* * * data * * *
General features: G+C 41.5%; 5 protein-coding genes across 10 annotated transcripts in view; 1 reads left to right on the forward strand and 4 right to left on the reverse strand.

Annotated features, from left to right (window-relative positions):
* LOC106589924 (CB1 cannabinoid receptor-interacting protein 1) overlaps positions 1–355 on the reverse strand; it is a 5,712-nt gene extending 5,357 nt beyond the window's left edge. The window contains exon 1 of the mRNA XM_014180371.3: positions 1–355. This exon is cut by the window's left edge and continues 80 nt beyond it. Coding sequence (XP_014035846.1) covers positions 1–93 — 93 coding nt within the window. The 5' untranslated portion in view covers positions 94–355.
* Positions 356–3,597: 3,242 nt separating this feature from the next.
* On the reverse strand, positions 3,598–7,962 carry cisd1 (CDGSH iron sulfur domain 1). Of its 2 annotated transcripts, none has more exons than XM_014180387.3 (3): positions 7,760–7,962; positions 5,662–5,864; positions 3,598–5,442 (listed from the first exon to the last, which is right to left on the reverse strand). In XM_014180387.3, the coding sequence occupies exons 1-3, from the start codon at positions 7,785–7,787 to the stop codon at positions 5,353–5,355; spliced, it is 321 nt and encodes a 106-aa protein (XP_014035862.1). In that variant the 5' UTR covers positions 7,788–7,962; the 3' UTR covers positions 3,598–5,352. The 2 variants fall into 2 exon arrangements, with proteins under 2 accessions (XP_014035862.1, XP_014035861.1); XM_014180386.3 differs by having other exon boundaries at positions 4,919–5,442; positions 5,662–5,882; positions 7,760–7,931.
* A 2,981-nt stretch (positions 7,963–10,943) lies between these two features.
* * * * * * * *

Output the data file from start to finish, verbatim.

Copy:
General features: G+C 41.5%; 5 protein-coding genes across 10 annotated transcripts in view; 1 reads left to right on the forward strand and 4 right to left on the reverse strand.

Annotated features, from left to right (window-relative positions):
* LOC106589924 (CB1 cannabinoid receptor-interacting protein 1) overlaps positions 1–355 on the reverse strand; it is a 5,712-nt gene extending 5,357 nt beyond the window's left edge. The window contains exon 1 of the mRNA XM_014180371.3: positions 1–355. This exon is cut by the window's left edge and continues 80 nt beyond it. Coding sequence (XP_014035846.1) covers positions 1–93 — 93 coding nt within the window. The 5' untranslated portion in view covers positions 94–355.
* Positions 356–3,597: 3,242 nt separating this feature from the next.
* On the reverse strand, positions 3,598–7,962 carry cisd1 (CDGSH iron sulfur domain 1). Of its 2 annotated transcripts, none has more exons than XM_014180387.3 (3): positions 7,760–7,962; positions 5,662–5,864; positions 3,598–5,442 (listed from the first exon to the last, which is right to left on the reverse strand). In XM_014180387.3, the coding sequence occupies exons 1-3, from the start codon at positions 7,785–7,787 to the stop codon at positions 5,353–5,355; spliced, it is 321 nt and encodes a 106-aa protein (XP_014035862.1). In that variant the 5' UTR covers positions 7,788–7,962; the 3' UTR covers positions 3,598–5,352. The 2 variants fall into 2 exon arrangements, with proteins under 2 accessions (XP_014035862.1, XP_014035861.1); XM_014180386.3 differs by having other exon boundaries at positions 4,919–5,442; positions 5,662–5,882; positions 7,760–7,931.
* A 2,981-nt stretch (positions 7,963–10,943) lies between these two features.